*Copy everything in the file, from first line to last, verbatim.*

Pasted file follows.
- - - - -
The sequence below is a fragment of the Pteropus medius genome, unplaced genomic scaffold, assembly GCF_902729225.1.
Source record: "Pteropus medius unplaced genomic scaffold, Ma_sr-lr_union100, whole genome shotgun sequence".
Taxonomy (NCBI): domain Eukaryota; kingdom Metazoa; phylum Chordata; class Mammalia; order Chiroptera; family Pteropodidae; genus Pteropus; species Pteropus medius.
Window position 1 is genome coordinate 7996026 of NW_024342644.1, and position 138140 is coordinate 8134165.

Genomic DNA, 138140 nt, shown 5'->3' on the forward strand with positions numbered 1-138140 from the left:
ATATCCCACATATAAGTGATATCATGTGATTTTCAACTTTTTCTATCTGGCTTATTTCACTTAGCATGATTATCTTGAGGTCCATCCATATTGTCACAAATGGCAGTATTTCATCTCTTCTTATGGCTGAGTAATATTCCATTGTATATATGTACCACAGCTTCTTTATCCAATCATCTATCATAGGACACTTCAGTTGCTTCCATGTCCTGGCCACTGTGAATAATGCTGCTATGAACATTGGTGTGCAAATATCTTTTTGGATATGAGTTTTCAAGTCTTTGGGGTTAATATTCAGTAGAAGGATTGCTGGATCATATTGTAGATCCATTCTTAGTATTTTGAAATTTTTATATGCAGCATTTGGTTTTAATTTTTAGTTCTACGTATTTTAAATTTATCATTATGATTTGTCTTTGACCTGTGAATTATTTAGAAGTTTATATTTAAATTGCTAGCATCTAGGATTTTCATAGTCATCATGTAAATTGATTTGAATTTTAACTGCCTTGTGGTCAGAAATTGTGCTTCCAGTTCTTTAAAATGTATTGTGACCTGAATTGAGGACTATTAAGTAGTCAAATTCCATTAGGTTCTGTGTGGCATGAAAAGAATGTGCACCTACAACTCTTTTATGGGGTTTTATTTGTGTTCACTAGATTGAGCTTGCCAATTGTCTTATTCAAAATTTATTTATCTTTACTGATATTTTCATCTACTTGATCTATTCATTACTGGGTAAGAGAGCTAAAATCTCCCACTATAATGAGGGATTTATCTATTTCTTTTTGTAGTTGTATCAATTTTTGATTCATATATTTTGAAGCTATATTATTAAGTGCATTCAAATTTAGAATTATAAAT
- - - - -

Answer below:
The sequence below is a fragment of the Pteropus medius genome, unplaced genomic scaffold, assembly GCF_902729225.1.
Source record: "Pteropus medius unplaced genomic scaffold, Ma_sr-lr_union100, whole genome shotgun sequence".
Taxonomy (NCBI): domain Eukaryota; kingdom Metazoa; phylum Chordata; class Mammalia; order Chiroptera; family Pteropodidae; genus Pteropus; species Pteropus medius.
Window position 1 is genome coordinate 7996026 of NW_024342644.1, and position 138140 is coordinate 8134165.

Genomic DNA, 138140 nt, shown 5'->3' on the forward strand with positions numbered 1-138140 from the left:
ATATCCCACATATAAGTGATATCATGTGATTTTCAACTTTTTCTATCTGGCTTATTTCACTTAGCATGATTATCTTGAGGTCCATCCATATTGTCACAAATGGCAGTATTTCATCTCTTCTTATGGCTGAGTAATATTCCATTGTATATATGTACCACAGCTTCTTTATCCAATCATCTATCATAGGACACTTCAGTTGCTTCCATGTCCTGGCCACTGTGAATAATGCTGCTATGAACATTGGTGTGCAAATATCTTTTTGGATATGAGTTTTCAAGTCTTTGGGGTTAATATTCAGTAGAAGGATTGCTGGATCATATTGTAGATCCATTCTTAGTATTTTGAAATTTTTATATGCAGCATTTGGTTTTAATTTTTAGTTCTACGTATTTTAAATTTATCATTATGATTTGTCTTTGACCTGTGAATTATTTAGAAGTTTATATTTAAATTGCTAGCATCTAGGATTTTCATAGTCATCATGTAAATTGATTTGAATTTTAACTGCCTTGTGGTCAGAAATTGTGCTTCCAGTTCTTTAAAATGTATTGTGACCTGAATTGAGGACTATTAAGTAGTCAAATTCCATTAGGTTCTGTGTGGCATGAAAAGAATGTGCACCTACAACTCTTTTATGGGGTTTTATTTGTGTTCACTAGATTGAGCTTGCCAATTGTCTTATTCAAAATTTATTTATCTTTACTGATATTTTCATCTACTTGATCTATTCATTACTGGGTAAGAGAGCTAAAATCTCCCACTATAATGAGGGATTTATCTATTTCTTTTTGTAGTTGTATCAATTTTTGATTCATATATTTTGAAGCTATATTATTAAGTGCATTCAAATTTAGAATTATAAAT